Accelerated T+2 settlement in Switzerland starting October 2014

Starting 6 October 2014, securities tradable on SIX Swiss Exchange and SIX Structured Products Exchange and settling through the Swiss central securities depository SIX SIS will settle after two business days.

By René Bösch/Benjamin Leisinger (Reference: CapLaw-2014-12)

On 4 March 2014, the SIX Swiss Exchange Ltd. (SIX) announced that starting 6 October 2014 the settlement cycle in Switzerland will be reduced from three business days (T+3) to two business days (T+2). This accelerated settlement refl ects the so-called shortened settlement cycle (SSC) that is also under consideration in the United States and throughout Europe. In the European Union (EU), for example, the ordinary settlement cycle for securities transactions in regulated markets and Multilateral Trading Facilities (MTFs) shall be shortened to two days in accordance with the European Commission’s Central Securities Depositories Regulation (CSDR) as of 1 January 2015. Ahead of the intended harmonization of settlement periods in the EU, the settlement periods currently differ substantially from jurisdiction to jurisdiction. The standard settlement period has been T+3 in almost all markets in Europe, except for Germany, Slovenia and Bulgaria where it is already T+2. For government bonds, corporate bonds and OTC transactions, a broad diversity exists, including some instruments settling on T+0.

A shorter settlement period seeks to reduce certain critical risks and concerns that had been identifi ed in the financial crisis and its aftermath. Such risks include in particular the settlement risk; further concerns relate to ineffi ciencies regarding capital allocation and the costs of ineffi cient settlement processes. The main benefi ts for investors arising from a shorter settlement cycle are the reduction of counterparty risks and a reduction of the period during which they may need to post collateral with Central Counterparties (CCPs). A consultation of industry participants such as banks and other market infrastructures, as well as investors, public authorities and issuers in the context of the CSDR revealed that almost all respondents shared the view that settlement processes play a systemically important role for financial markets.

A study by the Boston Consulting Group (BCG) also showed that the majority of the market participants would support the SSC. A T+0 settlement was generally viewed as infeasible for the industry while a T+2 settlement was found to be possible by compressing timeframes and corresponding rule changes. A cost benefi t analysis by BCG showed that the benefi ts of T+2 settlement would be much higher relative to the costs as compared to a T+1 settlement. In the EU, the T+1 settlement option was also discarded as not feasible mainly because many Central Securities Depositories in Europe start their settlement process at 7pm the preceding evening wherefore T+1 settlements would imply that the settlement process starts on the same day as the trade day. It was held that this would put too much pressure on the back offi ces of markets infrastructures. Also, T+1 settlement was said to potentially create signifi cant problems for investors who either use a different currency, because FX spot transactions typically settle on a T+2 basis, or who may be located in different time zones.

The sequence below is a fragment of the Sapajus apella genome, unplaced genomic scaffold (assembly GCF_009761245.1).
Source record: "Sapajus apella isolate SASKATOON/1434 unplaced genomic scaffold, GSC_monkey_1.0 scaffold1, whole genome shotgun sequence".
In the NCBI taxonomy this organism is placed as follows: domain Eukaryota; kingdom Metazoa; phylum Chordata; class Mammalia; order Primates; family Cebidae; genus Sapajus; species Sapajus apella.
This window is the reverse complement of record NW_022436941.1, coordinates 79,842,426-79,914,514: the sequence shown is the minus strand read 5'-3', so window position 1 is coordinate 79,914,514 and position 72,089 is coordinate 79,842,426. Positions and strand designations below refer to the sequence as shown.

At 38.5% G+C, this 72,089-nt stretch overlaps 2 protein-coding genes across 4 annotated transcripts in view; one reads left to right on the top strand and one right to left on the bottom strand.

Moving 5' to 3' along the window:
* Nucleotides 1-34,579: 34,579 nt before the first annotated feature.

The switch in Switzerland to T+2 settlement not only impacts the settlement cycle of actually traded securities. In addition, the SIX regulations on short selling, in particular Section VI of “Directive 3: Trading” of the SIX Swiss Exchange and SIX Structured Products Exchange have been supplemented with effect from 11 November 2013 requiring sellers to generally settle the short sale at the latest upon execution of the trade. According to the Rule Books of the SIX, such execution and the payment of trades had to occur three trading days after the trade itself (T+3). Following the implementation of the shortened settlement cycles in Switzerland, short sales would have to be settled at the latest T+2.

Another area where the change from a T+3 to T+2 settlement cycle could potentially have an impact is the notifi cation of shareholdings under article 20 of the Stock Exchange Act (SESTA). Article 18 of the Ordinance of the Swiss Financial Market Supervisory Authority on Stock Exchanges and Securities Trading (SESTO-FINMA) provides that banks and securities dealers are exempted from notifi cation requirements for equity securities and financial instruments which they, amongst other requirements, hold exclusively and for a maximum of three trading days for the purposes of clearing or settlement. Because of the regulatory background of this exemption, namely to allow banks and securities dealers to hold these positions for technical reasons in the context of clearing and settlement within the normal settlement cycle, one can expect a change of this provision in the foreseeable future to adapt it to the new T+2 settlement cycle. Additionally, the change to the T+2 settlement cycle could have an impact on parties relying on the so-called intraday-exemption, for example if the acquisition transaction ordinarily settles on a T+2 settlement basis and the sale transaction contractually settles on a T+3 settlement basis these settlement cycles will need to be aligned.

To sum it up, the acceleration of the settlement cycle from three to two business days is expected to bring the benefi ts outlined above and will contribute to the harmonization of settlement cycles throughout the EU and with the Unites States. However, market participants active in short selling and/or intraday transactions with respect to securities listed at SIX Swiss Exchange or SIX Structured Products Exchange should note that this change could impact the way their trades will have to be executed after 6 October 2014.